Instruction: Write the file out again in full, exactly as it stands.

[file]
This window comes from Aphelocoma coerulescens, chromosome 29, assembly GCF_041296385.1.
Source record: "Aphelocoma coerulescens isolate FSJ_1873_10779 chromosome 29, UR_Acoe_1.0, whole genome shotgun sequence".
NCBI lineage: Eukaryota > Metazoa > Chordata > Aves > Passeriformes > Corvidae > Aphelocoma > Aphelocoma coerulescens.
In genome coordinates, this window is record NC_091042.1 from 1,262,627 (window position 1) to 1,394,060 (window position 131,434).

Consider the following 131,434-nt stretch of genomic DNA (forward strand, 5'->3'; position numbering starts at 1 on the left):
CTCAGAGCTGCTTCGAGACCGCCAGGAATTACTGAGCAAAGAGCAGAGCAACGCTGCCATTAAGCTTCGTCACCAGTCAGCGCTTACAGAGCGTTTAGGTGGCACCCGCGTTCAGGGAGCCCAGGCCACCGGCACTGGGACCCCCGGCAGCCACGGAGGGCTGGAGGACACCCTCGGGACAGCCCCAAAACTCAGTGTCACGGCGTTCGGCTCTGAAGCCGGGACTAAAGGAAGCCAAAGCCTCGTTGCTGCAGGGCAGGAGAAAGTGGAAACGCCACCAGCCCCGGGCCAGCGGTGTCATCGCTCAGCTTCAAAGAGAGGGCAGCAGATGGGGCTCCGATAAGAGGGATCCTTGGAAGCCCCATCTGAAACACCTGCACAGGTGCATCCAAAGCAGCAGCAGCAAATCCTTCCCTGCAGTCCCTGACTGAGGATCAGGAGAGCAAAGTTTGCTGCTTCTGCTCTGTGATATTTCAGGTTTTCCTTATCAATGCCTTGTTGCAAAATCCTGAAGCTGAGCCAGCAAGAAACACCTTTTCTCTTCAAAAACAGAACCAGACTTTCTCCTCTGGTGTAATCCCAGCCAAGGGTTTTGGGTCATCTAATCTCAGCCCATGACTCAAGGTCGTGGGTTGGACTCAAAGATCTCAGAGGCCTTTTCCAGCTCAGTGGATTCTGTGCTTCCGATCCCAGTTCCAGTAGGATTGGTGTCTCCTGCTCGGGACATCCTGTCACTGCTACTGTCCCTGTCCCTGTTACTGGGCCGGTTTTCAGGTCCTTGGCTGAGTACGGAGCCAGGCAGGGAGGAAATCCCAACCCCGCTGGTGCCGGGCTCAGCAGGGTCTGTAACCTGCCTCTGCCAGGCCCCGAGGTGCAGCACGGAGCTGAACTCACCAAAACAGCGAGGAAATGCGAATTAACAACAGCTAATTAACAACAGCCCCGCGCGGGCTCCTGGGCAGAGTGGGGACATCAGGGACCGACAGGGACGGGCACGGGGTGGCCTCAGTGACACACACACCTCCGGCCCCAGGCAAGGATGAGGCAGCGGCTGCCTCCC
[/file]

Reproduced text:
This window comes from Aphelocoma coerulescens, chromosome 29, assembly GCF_041296385.1.
Source record: "Aphelocoma coerulescens isolate FSJ_1873_10779 chromosome 29, UR_Acoe_1.0, whole genome shotgun sequence".
NCBI lineage: Eukaryota > Metazoa > Chordata > Aves > Passeriformes > Corvidae > Aphelocoma > Aphelocoma coerulescens.
In genome coordinates, this window is record NC_091042.1 from 1,262,627 (window position 1) to 1,394,060 (window position 131,434).

Consider the following 131,434-nt stretch of genomic DNA (forward strand, 5'->3'; position numbering starts at 1 on the left):
CTCAGAGCTGCTTCGAGACCGCCAGGAATTACTGAGCAAAGAGCAGAGCAACGCTGCCATTAAGCTTCGTCACCAGTCAGCGCTTACAGAGCGTTTAGGTGGCACCCGCGTTCAGGGAGCCCAGGCCACCGGCACTGGGACCCCCGGCAGCCACGGAGGGCTGGAGGACACCCTCGGGACAGCCCCAAAACTCAGTGTCACGGCGTTCGGCTCTGAAGCCGGGACTAAAGGAAGCCAAAGCCTCGTTGCTGCAGGGCAGGAGAAAGTGGAAACGCCACCAGCCCCGGGCCAGCGGTGTCATCGCTCAGCTTCAAAGAGAGGGCAGCAGATGGGGCTCCGATAAGAGGGATCCTTGGAAGCCCCATCTGAAACACCTGCACAGGTGCATCCAAAGCAGCAGCAGCAAATCCTTCCCTGCAGTCCCTGACTGAGGATCAGGAGAGCAAAGTTTGCTGCTTCTGCTCTGTGATATTTCAGGTTTTCCTTATCAATGCCTTGTTGCAAAATCCTGAAGCTGAGCCAGCAAGAAACACCTTTTCTCTTCAAAAACAGAACCAGACTTTCTCCTCTGGTGTAATCCCAGCCAAGGGTTTTGGGTCATCTAATCTCAGCCCATGACTCAAGGTCGTGGGTTGGACTCAAAGATCTCAGAGGCCTTTTCCAGCTCAGTGGATTCTGTGCTTCCGATCCCAGTTCCAGTAGGATTGGTGTCTCCTGCTCGGGACATCCTGTCACTGCTACTGTCCCTGTCCCTGTTACTGGGCCGGTTTTCAGGTCCTTGGCTGAGTACGGAGCCAGGCAGGGAGGAAATCCCAACCCCGCTGGTGCCGGGCTCAGCAGGGTCTGTAACCTGCCTCTGCCAGGCCCCGAGGTGCAGCACGGAGCTGAACTCACCAAAACAGCGAGGAAATGCGAATTAACAACAGCTAATTAACAACAGCCCCGCGCGGGCTCCTGGGCAGAGTGGGGACATCAGGGACCGACAGGGACGGGCACGGGGTGGCCTCAGTGACACACACACCTCCGGCCCCAGGCAAGGATGAGGCAGCGGCTGCCTCCC